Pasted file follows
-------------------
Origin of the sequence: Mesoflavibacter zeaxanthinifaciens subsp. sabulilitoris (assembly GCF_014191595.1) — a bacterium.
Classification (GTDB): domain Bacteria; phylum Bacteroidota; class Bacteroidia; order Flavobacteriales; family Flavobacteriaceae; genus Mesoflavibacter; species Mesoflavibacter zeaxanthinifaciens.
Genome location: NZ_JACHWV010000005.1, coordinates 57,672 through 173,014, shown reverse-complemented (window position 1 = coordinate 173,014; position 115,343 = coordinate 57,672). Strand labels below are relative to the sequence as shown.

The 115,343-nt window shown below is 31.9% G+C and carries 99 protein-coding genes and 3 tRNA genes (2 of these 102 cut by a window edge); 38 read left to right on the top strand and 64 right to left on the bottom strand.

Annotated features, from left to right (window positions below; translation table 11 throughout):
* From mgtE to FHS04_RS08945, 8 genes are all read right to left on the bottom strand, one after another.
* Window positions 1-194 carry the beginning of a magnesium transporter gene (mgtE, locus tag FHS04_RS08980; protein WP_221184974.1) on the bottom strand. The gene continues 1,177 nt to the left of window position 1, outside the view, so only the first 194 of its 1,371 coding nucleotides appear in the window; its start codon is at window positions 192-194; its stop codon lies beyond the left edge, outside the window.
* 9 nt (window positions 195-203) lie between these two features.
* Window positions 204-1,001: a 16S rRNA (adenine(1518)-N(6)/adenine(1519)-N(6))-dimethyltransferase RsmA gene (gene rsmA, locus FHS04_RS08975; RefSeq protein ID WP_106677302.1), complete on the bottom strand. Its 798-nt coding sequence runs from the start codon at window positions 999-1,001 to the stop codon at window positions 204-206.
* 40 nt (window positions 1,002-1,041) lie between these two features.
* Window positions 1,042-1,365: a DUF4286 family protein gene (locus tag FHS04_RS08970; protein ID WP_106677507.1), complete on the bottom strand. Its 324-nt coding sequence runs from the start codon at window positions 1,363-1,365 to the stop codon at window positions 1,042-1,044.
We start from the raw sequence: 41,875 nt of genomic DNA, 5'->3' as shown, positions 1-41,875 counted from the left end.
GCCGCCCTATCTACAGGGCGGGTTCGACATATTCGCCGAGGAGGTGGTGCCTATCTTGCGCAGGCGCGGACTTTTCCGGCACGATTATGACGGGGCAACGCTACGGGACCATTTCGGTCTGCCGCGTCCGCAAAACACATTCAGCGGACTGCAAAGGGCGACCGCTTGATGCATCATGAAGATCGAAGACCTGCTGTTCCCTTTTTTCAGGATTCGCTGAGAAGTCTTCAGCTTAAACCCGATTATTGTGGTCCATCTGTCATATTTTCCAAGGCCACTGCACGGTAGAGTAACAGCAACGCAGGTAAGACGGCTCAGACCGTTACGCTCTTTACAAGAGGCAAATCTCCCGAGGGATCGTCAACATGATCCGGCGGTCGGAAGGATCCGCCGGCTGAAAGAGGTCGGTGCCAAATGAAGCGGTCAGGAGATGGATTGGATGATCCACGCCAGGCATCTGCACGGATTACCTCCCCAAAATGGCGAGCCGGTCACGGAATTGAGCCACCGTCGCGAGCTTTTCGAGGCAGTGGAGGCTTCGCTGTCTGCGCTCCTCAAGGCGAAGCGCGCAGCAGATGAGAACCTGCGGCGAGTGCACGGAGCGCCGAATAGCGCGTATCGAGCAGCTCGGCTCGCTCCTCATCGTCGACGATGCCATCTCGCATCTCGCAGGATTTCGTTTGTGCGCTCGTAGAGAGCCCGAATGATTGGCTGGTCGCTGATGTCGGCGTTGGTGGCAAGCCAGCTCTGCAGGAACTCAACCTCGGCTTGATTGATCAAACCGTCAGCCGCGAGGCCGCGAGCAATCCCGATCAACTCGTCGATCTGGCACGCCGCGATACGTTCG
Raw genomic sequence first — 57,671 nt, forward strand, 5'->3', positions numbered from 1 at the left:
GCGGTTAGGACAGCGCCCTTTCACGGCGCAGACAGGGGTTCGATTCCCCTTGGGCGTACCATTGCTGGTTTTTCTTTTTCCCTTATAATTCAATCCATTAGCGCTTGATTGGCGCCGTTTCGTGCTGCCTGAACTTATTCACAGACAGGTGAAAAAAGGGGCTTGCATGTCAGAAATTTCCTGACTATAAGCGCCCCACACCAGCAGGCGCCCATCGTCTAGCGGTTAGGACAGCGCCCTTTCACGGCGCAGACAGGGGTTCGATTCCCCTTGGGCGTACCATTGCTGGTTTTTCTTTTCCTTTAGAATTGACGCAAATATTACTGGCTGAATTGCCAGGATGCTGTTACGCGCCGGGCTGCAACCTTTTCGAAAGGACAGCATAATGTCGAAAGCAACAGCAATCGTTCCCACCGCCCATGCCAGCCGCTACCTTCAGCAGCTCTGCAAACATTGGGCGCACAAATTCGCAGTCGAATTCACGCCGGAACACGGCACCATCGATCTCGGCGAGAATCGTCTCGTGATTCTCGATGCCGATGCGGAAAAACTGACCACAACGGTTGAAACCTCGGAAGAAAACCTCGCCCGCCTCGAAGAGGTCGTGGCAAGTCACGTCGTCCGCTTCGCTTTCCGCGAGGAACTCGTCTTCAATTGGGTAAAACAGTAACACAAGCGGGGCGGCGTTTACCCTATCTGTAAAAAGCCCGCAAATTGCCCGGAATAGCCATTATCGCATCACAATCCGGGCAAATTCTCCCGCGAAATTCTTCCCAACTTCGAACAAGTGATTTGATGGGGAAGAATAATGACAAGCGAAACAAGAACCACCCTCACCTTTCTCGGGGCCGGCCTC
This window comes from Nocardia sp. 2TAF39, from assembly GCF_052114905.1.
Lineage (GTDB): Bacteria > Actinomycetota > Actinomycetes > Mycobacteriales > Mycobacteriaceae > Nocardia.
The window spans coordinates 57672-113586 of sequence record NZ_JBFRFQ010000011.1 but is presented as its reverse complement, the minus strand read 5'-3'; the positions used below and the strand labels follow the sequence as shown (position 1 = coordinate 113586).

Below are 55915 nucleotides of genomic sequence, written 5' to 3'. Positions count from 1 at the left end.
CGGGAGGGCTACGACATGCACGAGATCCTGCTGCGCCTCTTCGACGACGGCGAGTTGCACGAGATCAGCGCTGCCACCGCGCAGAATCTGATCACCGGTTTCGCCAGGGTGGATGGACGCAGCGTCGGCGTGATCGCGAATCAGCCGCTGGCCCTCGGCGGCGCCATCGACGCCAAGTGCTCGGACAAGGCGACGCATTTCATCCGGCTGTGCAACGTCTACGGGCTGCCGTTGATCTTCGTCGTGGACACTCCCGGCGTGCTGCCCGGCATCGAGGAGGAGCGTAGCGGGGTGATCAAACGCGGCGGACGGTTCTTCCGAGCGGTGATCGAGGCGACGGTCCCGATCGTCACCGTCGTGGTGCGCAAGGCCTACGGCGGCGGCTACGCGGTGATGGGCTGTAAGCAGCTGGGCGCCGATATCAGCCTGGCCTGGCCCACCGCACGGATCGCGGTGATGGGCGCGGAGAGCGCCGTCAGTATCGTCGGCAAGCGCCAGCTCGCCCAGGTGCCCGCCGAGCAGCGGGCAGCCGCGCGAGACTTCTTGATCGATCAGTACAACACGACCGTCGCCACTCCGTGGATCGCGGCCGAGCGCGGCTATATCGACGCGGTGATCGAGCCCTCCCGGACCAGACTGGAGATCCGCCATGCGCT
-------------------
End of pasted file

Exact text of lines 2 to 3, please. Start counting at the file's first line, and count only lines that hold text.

Classification (GTDB): domain Bacteria; phylum Bacteroidota; class Bacteroidia; order Flavobacteriales; family Flavobacteriaceae; genus Mesoflavibacter; species Mesoflavibacter zeaxanthinifaciens.
Genome location: NZ_JACHWV010000005.1, coordinates 57,672 through 173,014, shown reverse-complemented (window position 1 = coordinate 173,014; position 115,343 = coordinate 57,672). Strand labels below are relative to the sequence as shown.